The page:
How Does Food Safety Impact Sustainable Packaging Options?
An extra layer of complexity is that while we want our packaging to break down, we also want it to be a good storage container for tea. If packaging degrades too quickly, and it can’t provide its primary function of protecting the tea, we actually risk a significant amount of product loss and ADDING to the waste problems we have in our country. So part of the challenge is that we want materials that will break down quickly, but not too quickly.
Connected to this is quality. In our search to find teas that will delight your cup, we look for high-quality teas with complex flavors. When teas degrade due to improper storage, you lose many of the nuances of flavor that tea makers have worked so hard to create. So without proper packaging, we’d be doing a disservice to both you and the tea maker!
Is Biodegradable Packaging Sustainable?
We expected the answer to this to be a clear “yes!” But as we dug into it all, we realized it’s tough to conclusively say whether or not zero waste packaging is sustainable. As stated in a recent report from the State of Oregon’s Department of Environmental Quality (DEQ), "Many compostable packages are made of bio-based materials and inherit the significant environmental burdens from their production. These burdens are often much greater than the offset benefits that composting provides.”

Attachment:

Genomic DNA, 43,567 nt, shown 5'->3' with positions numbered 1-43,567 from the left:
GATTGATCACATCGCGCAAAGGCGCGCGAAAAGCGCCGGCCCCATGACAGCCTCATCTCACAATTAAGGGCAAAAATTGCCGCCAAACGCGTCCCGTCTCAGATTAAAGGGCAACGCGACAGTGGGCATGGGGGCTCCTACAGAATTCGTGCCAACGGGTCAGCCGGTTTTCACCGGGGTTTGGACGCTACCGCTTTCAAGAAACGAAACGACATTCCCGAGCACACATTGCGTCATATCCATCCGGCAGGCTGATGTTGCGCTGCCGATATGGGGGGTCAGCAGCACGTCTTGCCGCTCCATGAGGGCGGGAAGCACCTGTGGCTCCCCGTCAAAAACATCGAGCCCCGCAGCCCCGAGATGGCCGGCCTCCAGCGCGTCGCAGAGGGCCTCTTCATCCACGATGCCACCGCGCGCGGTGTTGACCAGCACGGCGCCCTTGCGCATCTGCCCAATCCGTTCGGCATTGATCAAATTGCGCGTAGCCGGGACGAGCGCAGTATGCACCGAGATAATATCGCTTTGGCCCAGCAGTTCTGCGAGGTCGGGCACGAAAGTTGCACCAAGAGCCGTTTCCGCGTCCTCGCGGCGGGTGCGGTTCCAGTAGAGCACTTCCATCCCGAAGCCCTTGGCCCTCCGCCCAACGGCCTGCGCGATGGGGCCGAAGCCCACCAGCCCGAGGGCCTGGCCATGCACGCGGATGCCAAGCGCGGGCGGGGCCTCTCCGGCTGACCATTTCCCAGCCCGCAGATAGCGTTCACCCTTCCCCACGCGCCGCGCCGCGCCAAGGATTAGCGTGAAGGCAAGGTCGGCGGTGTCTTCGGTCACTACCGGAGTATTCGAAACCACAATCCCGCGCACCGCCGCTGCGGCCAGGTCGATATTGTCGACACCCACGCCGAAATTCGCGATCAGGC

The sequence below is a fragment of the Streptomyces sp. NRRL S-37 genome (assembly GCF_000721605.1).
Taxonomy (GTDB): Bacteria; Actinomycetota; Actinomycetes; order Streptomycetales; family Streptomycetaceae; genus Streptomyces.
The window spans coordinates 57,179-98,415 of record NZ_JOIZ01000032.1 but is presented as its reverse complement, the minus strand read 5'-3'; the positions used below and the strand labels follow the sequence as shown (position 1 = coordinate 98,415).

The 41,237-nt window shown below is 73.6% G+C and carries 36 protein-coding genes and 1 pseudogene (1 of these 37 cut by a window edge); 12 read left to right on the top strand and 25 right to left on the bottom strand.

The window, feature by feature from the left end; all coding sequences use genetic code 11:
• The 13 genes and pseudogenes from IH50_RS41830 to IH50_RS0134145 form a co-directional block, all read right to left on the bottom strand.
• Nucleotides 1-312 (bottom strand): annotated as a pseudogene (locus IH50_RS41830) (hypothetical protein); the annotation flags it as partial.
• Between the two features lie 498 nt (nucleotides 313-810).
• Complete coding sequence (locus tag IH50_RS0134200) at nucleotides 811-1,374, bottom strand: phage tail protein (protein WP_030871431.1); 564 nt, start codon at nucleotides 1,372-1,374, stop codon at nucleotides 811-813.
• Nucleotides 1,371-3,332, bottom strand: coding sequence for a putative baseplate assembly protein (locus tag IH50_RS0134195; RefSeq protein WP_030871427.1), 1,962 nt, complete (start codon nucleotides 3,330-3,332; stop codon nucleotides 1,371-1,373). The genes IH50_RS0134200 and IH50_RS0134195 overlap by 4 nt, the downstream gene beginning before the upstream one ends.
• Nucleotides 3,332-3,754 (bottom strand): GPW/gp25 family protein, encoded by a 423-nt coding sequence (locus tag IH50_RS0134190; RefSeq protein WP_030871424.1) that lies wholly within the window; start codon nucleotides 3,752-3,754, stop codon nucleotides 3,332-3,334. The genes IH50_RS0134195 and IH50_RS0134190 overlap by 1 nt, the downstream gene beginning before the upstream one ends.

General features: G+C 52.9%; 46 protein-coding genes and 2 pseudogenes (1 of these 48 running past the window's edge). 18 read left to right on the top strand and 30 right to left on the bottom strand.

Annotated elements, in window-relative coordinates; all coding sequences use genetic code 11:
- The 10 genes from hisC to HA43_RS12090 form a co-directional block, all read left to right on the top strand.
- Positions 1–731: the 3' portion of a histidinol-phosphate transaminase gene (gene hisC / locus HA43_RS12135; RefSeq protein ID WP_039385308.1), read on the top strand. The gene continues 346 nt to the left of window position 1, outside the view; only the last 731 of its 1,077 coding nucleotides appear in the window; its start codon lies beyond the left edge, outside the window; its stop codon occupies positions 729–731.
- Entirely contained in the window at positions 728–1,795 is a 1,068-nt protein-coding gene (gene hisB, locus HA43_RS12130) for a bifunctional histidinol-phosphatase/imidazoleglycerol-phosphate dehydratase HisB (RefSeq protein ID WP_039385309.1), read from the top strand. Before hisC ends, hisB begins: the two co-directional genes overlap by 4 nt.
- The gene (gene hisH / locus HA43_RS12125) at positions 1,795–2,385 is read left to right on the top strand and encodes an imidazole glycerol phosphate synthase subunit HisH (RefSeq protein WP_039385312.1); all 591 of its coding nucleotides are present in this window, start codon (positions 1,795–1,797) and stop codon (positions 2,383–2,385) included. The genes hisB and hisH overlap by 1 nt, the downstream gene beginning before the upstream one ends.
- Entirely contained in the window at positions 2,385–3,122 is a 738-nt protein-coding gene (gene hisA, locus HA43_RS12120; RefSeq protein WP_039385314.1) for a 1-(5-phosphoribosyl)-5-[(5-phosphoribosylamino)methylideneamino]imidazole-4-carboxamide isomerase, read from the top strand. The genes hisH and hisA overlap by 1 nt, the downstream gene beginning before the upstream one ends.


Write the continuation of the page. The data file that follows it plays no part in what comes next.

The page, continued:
For example, the carbon footprint of using virgin raw materials to make backyard compostable packaging can be significantly higher than using post-consumer recycled (PCR) materials that already exist and end up in the landfill. That’s why for the launch of current loose-leaf packaging, we went the PCR route.
So if you’re after sustainability, it really matters what sustainable means to you. Briana Buckles, the Sustainability Manager for Yogi Teas, said it’s best to choose a few specific metrics and use those to determine overall sustainability. Because the truth is, the whole scenario is too complex to distill down to a simple “yes” or “no.”
Towards Zero Waste
Waste management is a deep issue that will take the collective action of all stakeholders to address. And everyone has a role, from the manufacturers developing better materials, to the researchers understanding the wider context of sustainability, to companies like ours digging into the complexities of sustainable packaging, to tea drinkers like you caring enough to understand the nuances involved. Zero waste is an ideal, and we’re moving towards it, but the only way we’ll move towards it is together.
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Raj Vable, Founder
He has been confounded by the leaf since his first transcendental encounter with white tea in 2010. Three years later, he started Young Mountain Tea to bridge his budding tea obsession with his interest in traveling in the mountains and previous experience creating job opportunities in rural India. He revels in working across cultures and can be regularly found trying to get the rest of the team on board with another outlandish tea project. His favorite teas remain white, and he’s always searching for the next cup of magic.